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Last Updated: Monday, 12 November 2007, 12:02 GMT
Gym and dance for elderly Finns
By Rachael Kiddey
Radio 4's The Age Old Dilemma

Elderly women dancing
Dancing helps to improve co-ordination and balance
The Finnish town of Jyvaskyla has some of the fittest old people in Europe, and you can find many of them at the gym.

A gentleman in his late 70s crawls through a plastic tunnel on his hands and knees and then prepares to roll down a small slope onto a mat.

"He must keep his arms straight above his head as he rolls. This helps strengthen his back muscles," Dr Errki Tervo tells me, as a lady behind him jumps from a bench to a mat, bending her knees as she lands.

"This movement is for balance training. Good balance is important for reducing falls in older people and a small amount of impact, we have found, makes the bones stay stronger."

Dr Errki Tervo is a lecturer in Sports Science at the University of Jyvaskyla.

"We've been conducting research into the physical properties of ageing for over 30 years," Dr Tervo explains.

"Using that research we've designed this gym class specifically for older bodies, to strengthen muscles and keep joints healthy."

Quality of life

Travelling through its modest suburbs, you could be forgiven for thinking that not much happens in Jyvaskyla, a small town in central Finland.

Yet this unassuming place is home to older people who are not only some of the healthiest in Europe, but also the most studied.

I can walk better, my memory works better and I can combine movements better
Dance class participant

Research conducted at the town's university shows that active older people live longer and that regular exercise in your 40s and 50s has a direct impact on your health in later life.

Professor Sarianna Sipila, director of the Department of Gerontology, believes that doctors, physiotherapists, carers and nurses should be trained to teach older people some simple but effective exercises.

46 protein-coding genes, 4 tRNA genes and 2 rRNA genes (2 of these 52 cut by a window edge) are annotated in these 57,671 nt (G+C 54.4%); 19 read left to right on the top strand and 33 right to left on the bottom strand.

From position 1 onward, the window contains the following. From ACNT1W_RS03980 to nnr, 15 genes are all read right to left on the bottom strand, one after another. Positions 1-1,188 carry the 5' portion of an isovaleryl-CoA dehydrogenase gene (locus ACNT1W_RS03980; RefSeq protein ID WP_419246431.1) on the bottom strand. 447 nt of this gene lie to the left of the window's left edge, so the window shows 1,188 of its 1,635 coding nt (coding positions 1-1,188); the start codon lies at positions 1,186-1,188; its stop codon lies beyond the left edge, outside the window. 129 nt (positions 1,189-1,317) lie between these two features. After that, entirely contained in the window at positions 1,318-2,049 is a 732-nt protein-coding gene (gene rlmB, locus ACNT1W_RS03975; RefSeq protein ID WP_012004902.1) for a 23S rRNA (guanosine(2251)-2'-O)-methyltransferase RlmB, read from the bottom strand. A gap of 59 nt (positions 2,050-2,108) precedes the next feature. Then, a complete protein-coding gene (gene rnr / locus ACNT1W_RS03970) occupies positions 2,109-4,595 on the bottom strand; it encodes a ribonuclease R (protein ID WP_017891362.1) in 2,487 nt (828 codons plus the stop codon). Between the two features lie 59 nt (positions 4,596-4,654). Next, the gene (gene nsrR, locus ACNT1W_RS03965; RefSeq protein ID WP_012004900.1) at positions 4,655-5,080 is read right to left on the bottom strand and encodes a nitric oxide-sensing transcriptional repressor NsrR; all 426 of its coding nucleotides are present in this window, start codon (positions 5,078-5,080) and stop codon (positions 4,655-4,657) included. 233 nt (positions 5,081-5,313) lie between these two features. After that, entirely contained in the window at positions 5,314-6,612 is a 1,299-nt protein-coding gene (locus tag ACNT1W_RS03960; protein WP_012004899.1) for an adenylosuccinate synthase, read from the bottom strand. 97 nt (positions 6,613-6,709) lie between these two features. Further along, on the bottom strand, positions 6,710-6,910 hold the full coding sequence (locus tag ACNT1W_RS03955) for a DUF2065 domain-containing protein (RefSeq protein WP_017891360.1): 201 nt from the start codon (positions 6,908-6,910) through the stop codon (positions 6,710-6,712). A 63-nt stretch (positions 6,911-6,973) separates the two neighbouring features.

These can help them remain mobile and maintain their confidence and appetite for life.

"If you are active you can postpone [severe medical conditions] and even mortality.

"If you are unable to go out of your doors you are totally dependent on other persons' health, whereas if you are able to walk outdoors it gives you so many more choices to live your life."

Subsidies

Ever more people are living long into retirement, but to really enjoy the extra years, Jyvaskyla is trying to ensure all its citizens remain active for as long as possible.

There are 200 fitness classes on offer to the town's older people, all of which are heavily subsidised by the council to make them accessible to everyone.

"This is the ballroom," Pirjo Huovinen tells me, smiling as she opens the door to a basketball court.

A group of 60 older people are warming up for their dance class, chattering and laughing.

"My oldest student is 94," Pirjo tells me as she selects a CD, "but she is still away in her summer house by the lake. She'll be back next week."

At the end of the dance class, I speak with a lady in her late 80s.

"I feel very warm now. The dancing helps because we exercise our brains and our bodies and we have to put them together.

"I can walk better, my memory works better and I can combine movements better."

She apologises that she has to leave as she and some friends from the class are going for a day out in a nearby town.

The Age Old Dilemma will be broadcast on BBC Radio 4 on Monday 12, 19 and 26 November at 1100 GMT

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